STAFF EDITORIAL: Online courses must reflect university prestige

Butler University’s recent expansion of classes offered online has compelled the staff of The Butler Collegian to express our hopes, concerns, and thoughts about the matter.

More than 50 total classes designated as online or a hybrid of in class and online will be offered throughout the summer by Butler.

These classes come from various academic disciplines, including titles such as Principles of Microeconomics, Spanish Pronunciation and Global Women among many other offerings.

The Collegian staff expects these developments represent a good and exciting shift into the next frontier of academia, but has certain reservations about this decision.

While offering online classes this summer will reach students who live far away and out-of-state that still desire to advance their education, it may also change the makeup of the Butler community.

Increased access to online courses could mean Butler will attract more commuter students or those who do not wish to actively engage with students who live on campus.

The Collegian staff also wonders about the impact of online classes on our transcripts and degrees. Will future educational opportunities and employers look fondly on business students who learn the principles of microeconomics online?

Additionally we recognize online classes may make it more difficult to receive beneficial feedback from our professors.

Online learning might seem to provide instantaneous student-teacher interaction. But online-only classes could pose problems for students who live far away, in that such students may not have the ability to attend a professor’s office hours—if the professor of an online-only course chooses to offer them.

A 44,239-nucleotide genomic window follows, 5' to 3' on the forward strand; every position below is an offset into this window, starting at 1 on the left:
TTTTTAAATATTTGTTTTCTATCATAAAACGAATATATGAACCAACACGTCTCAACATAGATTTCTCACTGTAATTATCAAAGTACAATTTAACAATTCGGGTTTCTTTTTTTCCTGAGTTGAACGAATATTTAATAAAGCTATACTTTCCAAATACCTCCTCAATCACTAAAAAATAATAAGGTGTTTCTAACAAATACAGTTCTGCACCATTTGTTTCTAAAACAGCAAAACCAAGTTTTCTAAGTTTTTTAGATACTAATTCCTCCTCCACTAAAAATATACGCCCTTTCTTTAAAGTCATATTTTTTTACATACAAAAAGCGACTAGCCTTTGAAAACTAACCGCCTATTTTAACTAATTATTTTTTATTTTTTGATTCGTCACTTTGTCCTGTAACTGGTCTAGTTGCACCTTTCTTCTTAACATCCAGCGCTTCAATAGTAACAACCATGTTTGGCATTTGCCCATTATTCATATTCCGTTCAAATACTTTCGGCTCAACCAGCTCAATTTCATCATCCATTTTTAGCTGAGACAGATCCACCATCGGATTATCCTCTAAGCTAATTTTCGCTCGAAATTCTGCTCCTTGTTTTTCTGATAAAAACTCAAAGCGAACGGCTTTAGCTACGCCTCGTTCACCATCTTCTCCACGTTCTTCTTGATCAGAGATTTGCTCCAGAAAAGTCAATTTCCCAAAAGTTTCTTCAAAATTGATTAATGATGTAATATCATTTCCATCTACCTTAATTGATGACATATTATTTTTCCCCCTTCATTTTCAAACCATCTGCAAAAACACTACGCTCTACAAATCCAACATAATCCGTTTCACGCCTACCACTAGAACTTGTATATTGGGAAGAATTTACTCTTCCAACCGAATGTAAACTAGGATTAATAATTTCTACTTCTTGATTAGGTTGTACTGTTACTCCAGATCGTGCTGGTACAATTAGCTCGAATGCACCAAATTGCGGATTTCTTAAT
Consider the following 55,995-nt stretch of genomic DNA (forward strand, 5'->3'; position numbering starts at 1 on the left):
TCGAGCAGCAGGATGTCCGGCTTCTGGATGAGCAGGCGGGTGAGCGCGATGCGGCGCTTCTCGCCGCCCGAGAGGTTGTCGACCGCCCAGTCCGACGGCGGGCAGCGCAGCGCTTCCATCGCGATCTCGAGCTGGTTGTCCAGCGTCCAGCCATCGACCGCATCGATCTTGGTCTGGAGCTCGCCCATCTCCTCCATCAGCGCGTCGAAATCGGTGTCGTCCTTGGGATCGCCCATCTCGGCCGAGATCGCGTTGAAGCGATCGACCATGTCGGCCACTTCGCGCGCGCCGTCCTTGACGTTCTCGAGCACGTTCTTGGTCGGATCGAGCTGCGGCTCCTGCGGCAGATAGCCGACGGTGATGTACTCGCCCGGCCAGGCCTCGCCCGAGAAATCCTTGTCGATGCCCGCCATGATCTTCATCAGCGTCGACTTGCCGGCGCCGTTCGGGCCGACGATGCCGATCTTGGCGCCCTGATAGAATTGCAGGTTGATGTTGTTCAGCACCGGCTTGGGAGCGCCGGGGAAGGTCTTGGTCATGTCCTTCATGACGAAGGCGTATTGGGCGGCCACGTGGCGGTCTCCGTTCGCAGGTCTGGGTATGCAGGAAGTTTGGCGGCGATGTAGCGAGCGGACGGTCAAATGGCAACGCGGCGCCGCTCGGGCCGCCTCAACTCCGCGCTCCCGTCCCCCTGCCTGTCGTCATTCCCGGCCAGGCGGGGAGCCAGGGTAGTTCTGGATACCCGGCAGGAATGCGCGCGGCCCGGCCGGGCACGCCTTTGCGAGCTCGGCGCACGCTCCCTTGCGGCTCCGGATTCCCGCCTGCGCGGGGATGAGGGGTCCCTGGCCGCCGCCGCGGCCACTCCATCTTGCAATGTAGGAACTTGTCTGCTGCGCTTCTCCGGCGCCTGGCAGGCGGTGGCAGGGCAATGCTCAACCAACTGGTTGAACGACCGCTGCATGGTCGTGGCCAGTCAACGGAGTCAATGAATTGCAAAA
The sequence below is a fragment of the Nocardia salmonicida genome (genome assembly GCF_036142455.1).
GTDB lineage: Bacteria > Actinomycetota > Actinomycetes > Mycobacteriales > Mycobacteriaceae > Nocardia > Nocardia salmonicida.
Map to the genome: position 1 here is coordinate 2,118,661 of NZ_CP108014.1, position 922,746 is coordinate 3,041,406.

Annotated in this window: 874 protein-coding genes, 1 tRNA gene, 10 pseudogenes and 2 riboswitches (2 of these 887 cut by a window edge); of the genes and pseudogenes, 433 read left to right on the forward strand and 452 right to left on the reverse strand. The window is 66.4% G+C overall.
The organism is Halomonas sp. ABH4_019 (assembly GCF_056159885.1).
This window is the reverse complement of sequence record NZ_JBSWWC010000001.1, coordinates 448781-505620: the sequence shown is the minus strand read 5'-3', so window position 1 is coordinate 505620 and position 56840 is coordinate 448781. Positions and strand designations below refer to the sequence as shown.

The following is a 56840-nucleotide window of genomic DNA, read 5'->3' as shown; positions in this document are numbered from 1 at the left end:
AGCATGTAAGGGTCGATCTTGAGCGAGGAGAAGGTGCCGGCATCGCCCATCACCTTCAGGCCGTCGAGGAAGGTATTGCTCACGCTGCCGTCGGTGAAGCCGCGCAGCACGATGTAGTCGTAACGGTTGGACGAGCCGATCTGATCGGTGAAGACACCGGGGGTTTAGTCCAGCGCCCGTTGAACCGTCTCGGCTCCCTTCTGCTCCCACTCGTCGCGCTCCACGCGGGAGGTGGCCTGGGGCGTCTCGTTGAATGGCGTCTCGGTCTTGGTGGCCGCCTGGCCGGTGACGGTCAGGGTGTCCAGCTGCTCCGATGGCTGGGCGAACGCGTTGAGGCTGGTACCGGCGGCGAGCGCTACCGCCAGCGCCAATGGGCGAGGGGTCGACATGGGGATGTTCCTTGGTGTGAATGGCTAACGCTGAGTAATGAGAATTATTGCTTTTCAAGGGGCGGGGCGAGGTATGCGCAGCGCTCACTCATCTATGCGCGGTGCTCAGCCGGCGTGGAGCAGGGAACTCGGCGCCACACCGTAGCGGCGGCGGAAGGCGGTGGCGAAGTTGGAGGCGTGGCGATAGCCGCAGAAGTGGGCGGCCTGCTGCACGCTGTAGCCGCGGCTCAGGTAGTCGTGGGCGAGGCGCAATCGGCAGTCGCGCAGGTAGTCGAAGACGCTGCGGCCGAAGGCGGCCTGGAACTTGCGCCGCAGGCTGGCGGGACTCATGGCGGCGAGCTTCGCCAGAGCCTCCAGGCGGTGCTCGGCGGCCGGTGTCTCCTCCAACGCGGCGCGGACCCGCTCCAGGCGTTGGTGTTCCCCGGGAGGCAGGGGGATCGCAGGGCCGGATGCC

But despite all of these possible obstacles to maximizing students’ learning potential via a Butler degree, we recognize that most problems could and should be anticipated by students choosing to take the courses and the professors offering the courses.

Butler professors must administrate online courses in a touch-and-go fashion. Professors should experiment with new and alternative learning methods and styles using online platforms, but be ready to immediately adapt to student responses.

And online classes should allow professors to take advantage of student feedback in a way that traditional lecture-hall classes could not accomplish. Different types of assignments, tests and metrics could be used to assess student development that cannot be easily understood elsewhere.

The Collegian staff suggests that students pursue online elective courses and core curriculum requirements with greater priority than major-specific requirements. While the opportunity to satisfy introductory level courses for a given major may seduce students away from this suggestion, The Collegian believes students need to focus on and actively attend classes for their majors in order to receive the full Butler experience.

We are excited about the opportunities online classes provide students who are studying abroad, in Washington, D.C., or have to take a semester off because of illnesses or financial constraints. We think online classes will likely benefit the university and students and make scheduling classes somewhat less awful.

Online education at Butler appears to be a good idea in general, but it must not come at the cost of the identity and legacy of this proud and venerable school.

 

*Please direct all questions and responses to EIC Colin Likas at clikas@butler.edu

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